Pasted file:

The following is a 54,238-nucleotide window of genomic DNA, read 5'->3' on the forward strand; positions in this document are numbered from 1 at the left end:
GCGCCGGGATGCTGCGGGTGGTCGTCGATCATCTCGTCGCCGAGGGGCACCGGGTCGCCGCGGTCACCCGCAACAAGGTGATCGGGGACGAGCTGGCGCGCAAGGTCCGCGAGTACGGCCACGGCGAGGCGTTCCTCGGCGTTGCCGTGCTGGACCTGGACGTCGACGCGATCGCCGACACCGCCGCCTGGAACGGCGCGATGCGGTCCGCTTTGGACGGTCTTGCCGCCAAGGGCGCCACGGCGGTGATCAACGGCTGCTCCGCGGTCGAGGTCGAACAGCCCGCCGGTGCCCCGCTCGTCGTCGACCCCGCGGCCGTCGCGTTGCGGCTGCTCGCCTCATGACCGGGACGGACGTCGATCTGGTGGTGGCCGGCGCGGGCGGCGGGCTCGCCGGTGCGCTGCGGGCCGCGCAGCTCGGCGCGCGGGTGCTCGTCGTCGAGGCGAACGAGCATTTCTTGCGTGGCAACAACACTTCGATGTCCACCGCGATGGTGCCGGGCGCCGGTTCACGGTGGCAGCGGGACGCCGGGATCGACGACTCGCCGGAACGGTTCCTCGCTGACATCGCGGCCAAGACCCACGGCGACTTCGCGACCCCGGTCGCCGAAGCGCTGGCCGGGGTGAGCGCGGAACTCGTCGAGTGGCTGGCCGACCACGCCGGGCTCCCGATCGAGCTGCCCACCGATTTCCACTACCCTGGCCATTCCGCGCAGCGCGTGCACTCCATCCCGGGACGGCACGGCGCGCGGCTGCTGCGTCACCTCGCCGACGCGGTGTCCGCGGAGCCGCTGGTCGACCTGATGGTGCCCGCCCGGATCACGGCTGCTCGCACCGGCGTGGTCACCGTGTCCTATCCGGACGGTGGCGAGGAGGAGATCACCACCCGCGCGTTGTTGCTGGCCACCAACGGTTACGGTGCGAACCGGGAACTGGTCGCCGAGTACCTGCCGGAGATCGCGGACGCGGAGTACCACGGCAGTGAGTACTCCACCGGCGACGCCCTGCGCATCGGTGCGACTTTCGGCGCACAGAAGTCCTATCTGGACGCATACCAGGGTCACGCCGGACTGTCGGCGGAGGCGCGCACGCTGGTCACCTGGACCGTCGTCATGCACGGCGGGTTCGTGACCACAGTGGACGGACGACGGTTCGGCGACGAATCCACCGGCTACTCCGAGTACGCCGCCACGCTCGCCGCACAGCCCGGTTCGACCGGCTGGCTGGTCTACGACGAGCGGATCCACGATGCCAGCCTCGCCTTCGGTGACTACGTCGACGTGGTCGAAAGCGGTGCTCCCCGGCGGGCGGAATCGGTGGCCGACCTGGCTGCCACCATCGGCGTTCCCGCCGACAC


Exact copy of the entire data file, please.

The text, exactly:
The following is a 54,238-nucleotide window of genomic DNA, read 5'->3' on the forward strand; positions in this document are numbered from 1 at the left end:
GCGCCGGGATGCTGCGGGTGGTCGTCGATCATCTCGTCGCCGAGGGGCACCGGGTCGCCGCGGTCACCCGCAACAAGGTGATCGGGGACGAGCTGGCGCGCAAGGTCCGCGAGTACGGCCACGGCGAGGCGTTCCTCGGCGTTGCCGTGCTGGACCTGGACGTCGACGCGATCGCCGACACCGCCGCCTGGAACGGCGCGATGCGGTCCGCTTTGGACGGTCTTGCCGCCAAGGGCGCCACGGCGGTGATCAACGGCTGCTCCGCGGTCGAGGTCGAACAGCCCGCCGGTGCCCCGCTCGTCGTCGACCCCGCGGCCGTCGCGTTGCGGCTGCTCGCCTCATGACCGGGACGGACGTCGATCTGGTGGTGGCCGGCGCGGGCGGCGGGCTCGCCGGTGCGCTGCGGGCCGCGCAGCTCGGCGCGCGGGTGCTCGTCGTCGAGGCGAACGAGCATTTCTTGCGTGGCAACAACACTTCGATGTCCACCGCGATGGTGCCGGGCGCCGGTTCACGGTGGCAGCGGGACGCCGGGATCGACGACTCGCCGGAACGGTTCCTCGCTGACATCGCGGCCAAGACCCACGGCGACTTCGCGACCCCGGTCGCCGAAGCGCTGGCCGGGGTGAGCGCGGAACTCGTCGAGTGGCTGGCCGACCACGCCGGGCTCCCGATCGAGCTGCCCACCGATTTCCACTACCCTGGCCATTCCGCGCAGCGCGTGCACTCCATCCCGGGACGGCACGGCGCGCGGCTGCTGCGTCACCTCGCCGACGCGGTGTCCGCGGAGCCGCTGGTCGACCTGATGGTGCCCGCCCGGATCACGGCTGCTCGCACCGGCGTGGTCACCGTGTCCTATCCGGACGGTGGCGAGGAGGAGATCACCACCCGCGCGTTGTTGCTGGCCACCAACGGTTACGGTGCGAACCGGGAACTGGTCGCCGAGTACCTGCCGGAGATCGCGGACGCGGAGTACCACGGCAGTGAGTACTCCACCGGCGACGCCCTGCGCATCGGTGCGACTTTCGGCGCACAGAAGTCCTATCTGGACGCATACCAGGGTCACGCCGGACTGTCGGCGGAGGCGCGCACGCTGGTCACCTGGACCGTCGTCATGCACGGCGGGTTCGTGACCACAGTGGACGGACGACGGTTCGGCGACGAATCCACCGGCTACTCCGAGTACGCCGCCACGCTCGCCGCACAGCCCGGTTCGACCGGCTGGCTGGTCTACGACGAGCGGATCCACGATGCCAGCCTCGCCTTCGGTGACTACGTCGACGTGGTCGAAAGCGGTGCTCCCCGGCGGGCGGAATCGGTGGCCGACCTGGCTGCCACCATCGGCGTTCCCGCCGACAC